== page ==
How do people respond when a U.S. general presents testimony to congress that contains slides that are difficult to interpret? Well, some people respond constructively and make a project out of it. Others respond in ways that will probably be much less useful when it comes to interpreting future testimonies, such as controversial full page ads in newspapers. As far as I can tell, congress has yet to acknowledge the useful responses to General Patraeus’ presentation. They could use a bit of quantification I think. Unfortunately, they have acknowledged quite vehemently the ad taken out by MoveOn.org in the New York Times on September 10th. Now, I don’t know that much about the situation and I am not an active supporter of MoveOn. But, what the hell is the house doing wasting time passing a resolution in response to a newspaper advertisement? In my vision of how the U.S. government should work, congress would make laws not official declarations of their opinion of certain organizations. So what if an organization wants to spend its money expressing its opinions through advertisements? As long as such advertisements do not contain any false statements, I don’t see any problem with it. Shouldn’t freedom of speech include freedom from intimidation by the government to not express oneself in a particular way?
Category Archives: news
My attitude about reading feeds tends to cycle. Occasionally, I go on a rampage and subscribe to a ton of feeds in Google Reader. Then for the next few days or weeks, I spend a lot of time trying to keep up with all of the feeds that I have subscribed to. Finally, I eventually start to feel overwhelmed and I stop following the feeds that I am subscribed to all together. This time around I have decided that I want to find some way to avoid through this cycle again. The realization that I came to today is that I subscribe to feeds for at least three reasons. Some feeds I subscribe to because I happen to read an article on a blog or website that was probably linked to from another blog and I feel like I would like to read an occasional article in the future. Other feeds I subscribe to to keep up with news that is important to me. These feeds include those from major news sites like the New York Times or my friends’ blogs. The third category of feed that I subscribe to are those from research journals and conferences that are related to my work (e.g. Nature, Science, Cell… biology related resources seem to be more organized online than those relating to machine learning/computer science ironically). These are, in some ways, the most important feeds to keep up with because maintaining an awareness of what researchers are working on in certain scientific fields is crucial to my work.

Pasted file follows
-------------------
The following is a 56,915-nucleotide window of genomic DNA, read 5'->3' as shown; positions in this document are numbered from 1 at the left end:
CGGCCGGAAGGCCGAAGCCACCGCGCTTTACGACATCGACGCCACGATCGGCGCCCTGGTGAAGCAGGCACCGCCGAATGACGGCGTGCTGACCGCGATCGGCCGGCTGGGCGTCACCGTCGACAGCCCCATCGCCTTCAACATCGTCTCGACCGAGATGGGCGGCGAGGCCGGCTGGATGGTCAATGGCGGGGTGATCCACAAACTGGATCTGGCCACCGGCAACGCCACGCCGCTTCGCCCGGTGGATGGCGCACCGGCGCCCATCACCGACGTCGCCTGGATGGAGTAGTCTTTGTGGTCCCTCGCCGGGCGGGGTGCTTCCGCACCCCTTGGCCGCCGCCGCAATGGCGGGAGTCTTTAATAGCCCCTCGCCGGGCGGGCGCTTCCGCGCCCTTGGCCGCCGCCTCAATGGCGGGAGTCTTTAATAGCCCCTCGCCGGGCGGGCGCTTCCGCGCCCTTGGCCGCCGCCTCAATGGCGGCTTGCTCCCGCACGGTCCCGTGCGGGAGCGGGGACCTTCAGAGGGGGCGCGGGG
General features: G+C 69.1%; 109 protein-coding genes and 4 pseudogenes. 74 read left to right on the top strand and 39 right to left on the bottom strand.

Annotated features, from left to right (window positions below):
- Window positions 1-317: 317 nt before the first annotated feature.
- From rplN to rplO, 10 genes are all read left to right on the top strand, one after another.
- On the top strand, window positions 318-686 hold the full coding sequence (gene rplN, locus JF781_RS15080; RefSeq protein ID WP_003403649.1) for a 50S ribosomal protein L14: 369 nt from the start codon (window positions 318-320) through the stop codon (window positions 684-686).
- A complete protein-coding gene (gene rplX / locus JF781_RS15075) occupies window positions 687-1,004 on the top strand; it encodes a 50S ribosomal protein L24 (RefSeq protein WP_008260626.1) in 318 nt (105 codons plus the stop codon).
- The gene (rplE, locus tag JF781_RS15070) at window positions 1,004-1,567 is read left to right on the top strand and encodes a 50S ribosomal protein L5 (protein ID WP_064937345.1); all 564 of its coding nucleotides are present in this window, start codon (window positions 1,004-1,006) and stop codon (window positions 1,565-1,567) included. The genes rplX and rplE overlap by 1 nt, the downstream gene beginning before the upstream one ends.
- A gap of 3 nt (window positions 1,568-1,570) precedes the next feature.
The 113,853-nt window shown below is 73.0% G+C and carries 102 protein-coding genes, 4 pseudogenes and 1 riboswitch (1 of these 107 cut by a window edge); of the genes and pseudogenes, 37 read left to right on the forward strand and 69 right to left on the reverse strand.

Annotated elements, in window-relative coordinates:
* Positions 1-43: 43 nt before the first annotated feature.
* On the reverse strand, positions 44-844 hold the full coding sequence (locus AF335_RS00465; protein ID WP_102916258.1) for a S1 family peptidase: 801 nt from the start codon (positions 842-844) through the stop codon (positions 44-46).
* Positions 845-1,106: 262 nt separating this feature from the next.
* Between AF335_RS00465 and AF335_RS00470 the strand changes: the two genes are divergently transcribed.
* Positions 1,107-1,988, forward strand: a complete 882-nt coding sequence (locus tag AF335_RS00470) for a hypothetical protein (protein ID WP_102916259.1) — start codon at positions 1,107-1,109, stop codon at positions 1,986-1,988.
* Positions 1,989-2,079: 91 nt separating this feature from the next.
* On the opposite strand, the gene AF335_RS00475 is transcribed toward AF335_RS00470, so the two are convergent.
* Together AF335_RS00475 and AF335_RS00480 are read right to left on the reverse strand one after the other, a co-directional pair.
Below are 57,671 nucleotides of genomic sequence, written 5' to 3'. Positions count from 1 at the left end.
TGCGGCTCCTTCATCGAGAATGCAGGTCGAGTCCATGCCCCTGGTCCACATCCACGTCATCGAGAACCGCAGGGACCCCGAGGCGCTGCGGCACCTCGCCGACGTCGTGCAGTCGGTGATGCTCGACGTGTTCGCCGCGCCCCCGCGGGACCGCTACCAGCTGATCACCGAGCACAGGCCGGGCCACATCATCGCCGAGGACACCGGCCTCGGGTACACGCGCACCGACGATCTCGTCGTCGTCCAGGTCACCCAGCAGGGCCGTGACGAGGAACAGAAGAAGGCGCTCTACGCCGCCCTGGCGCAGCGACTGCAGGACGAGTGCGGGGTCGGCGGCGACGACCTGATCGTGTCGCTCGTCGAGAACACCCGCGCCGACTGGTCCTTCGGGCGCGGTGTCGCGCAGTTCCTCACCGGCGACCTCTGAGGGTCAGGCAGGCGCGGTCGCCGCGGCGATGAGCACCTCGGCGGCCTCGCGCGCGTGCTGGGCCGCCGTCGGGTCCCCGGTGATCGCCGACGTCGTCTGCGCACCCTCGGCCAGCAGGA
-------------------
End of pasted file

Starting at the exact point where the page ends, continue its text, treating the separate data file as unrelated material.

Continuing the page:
So, given this realization, I have just gone through all my feed subscriptions and given each of them one of three labels. One label is for feeds that I want to read occasionally when I have a few moments to spare. Placing feeds in this category will significantly reduce the stressfulness of keeping up with my feed subscriptions because I am effectively stating that I don’t care if I miss most of the articles that get posted to these feeds. The second label is for feeds that I want to try to keep up with so that I can stay current with news about my friends and the world. If I miss a post here and there it wouldn’t be a big deal, but I want to try not to miss too many. The third label is for feeds relating to my work that I want to really try to at least read the title of every post.
We will see how this scheme goes. How do you manage your feed subscriptions?